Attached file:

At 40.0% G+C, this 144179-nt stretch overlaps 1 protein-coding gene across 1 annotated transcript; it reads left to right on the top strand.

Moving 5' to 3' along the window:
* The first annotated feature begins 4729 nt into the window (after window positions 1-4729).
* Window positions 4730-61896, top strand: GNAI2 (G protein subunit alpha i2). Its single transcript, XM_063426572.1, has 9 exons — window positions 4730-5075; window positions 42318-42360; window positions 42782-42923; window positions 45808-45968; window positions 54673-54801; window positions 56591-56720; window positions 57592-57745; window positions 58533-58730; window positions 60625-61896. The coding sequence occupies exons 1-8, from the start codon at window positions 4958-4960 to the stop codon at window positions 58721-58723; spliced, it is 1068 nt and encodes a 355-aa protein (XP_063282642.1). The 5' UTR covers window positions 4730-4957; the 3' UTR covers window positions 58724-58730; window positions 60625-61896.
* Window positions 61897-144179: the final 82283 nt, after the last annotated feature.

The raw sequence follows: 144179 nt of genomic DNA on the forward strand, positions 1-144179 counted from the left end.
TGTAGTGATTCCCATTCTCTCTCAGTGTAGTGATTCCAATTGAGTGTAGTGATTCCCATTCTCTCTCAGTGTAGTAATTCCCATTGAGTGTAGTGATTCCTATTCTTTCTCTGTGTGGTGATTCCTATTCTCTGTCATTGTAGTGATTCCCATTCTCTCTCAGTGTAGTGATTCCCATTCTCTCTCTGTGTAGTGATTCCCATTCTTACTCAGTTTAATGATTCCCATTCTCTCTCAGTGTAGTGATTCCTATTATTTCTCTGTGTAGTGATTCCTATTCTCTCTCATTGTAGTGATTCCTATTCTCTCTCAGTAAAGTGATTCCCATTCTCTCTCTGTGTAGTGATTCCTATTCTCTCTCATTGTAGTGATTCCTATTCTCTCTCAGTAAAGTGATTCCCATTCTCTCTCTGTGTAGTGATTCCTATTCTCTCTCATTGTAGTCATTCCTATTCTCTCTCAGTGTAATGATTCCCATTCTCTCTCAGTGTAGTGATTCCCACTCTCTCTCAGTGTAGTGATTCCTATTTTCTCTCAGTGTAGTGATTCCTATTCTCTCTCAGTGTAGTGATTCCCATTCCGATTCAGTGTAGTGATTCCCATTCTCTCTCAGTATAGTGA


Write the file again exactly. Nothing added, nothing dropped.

At 40.0% G+C, this 144179-nt stretch overlaps 1 protein-coding gene across 1 annotated transcript; it reads left to right on the top strand.

Moving 5' to 3' along the window:
* The first annotated feature begins 4729 nt into the window (after window positions 1-4729).
* Window positions 4730-61896, top strand: GNAI2 (G protein subunit alpha i2). Its single transcript, XM_063426572.1, has 9 exons — window positions 4730-5075; window positions 42318-42360; window positions 42782-42923; window positions 45808-45968; window positions 54673-54801; window positions 56591-56720; window positions 57592-57745; window positions 58533-58730; window positions 60625-61896. The coding sequence occupies exons 1-8, from the start codon at window positions 4958-4960 to the stop codon at window positions 58721-58723; spliced, it is 1068 nt and encodes a 355-aa protein (XP_063282642.1). The 5' UTR covers window positions 4730-4957; the 3' UTR covers window positions 58724-58730; window positions 60625-61896.
* Window positions 61897-144179: the final 82283 nt, after the last annotated feature.

The raw sequence follows: 144179 nt of genomic DNA on the forward strand, positions 1-144179 counted from the left end.
TGTAGTGATTCCCATTCTCTCTCAGTGTAGTGATTCCAATTGAGTGTAGTGATTCCCATTCTCTCTCAGTGTAGTAATTCCCATTGAGTGTAGTGATTCCTATTCTTTCTCTGTGTGGTGATTCCTATTCTCTGTCATTGTAGTGATTCCCATTCTCTCTCAGTGTAGTGATTCCCATTCTCTCTCTGTGTAGTGATTCCCATTCTTACTCAGTTTAATGATTCCCATTCTCTCTCAGTGTAGTGATTCCTATTATTTCTCTGTGTAGTGATTCCTATTCTCTCTCATTGTAGTGATTCCTATTCTCTCTCAGTAAAGTGATTCCCATTCTCTCTCTGTGTAGTGATTCCTATTCTCTCTCATTGTAGTGATTCCTATTCTCTCTCAGTAAAGTGATTCCCATTCTCTCTCTGTGTAGTGATTCCTATTCTCTCTCATTGTAGTCATTCCTATTCTCTCTCAGTGTAATGATTCCCATTCTCTCTCAGTGTAGTGATTCCCACTCTCTCTCAGTGTAGTGATTCCTATTTTCTCTCAGTGTAGTGATTCCTATTCTCTCTCAGTGTAGTGATTCCCATTCCGATTCAGTGTAGTGATTCCCATTCTCTCTCAGTATAGTGA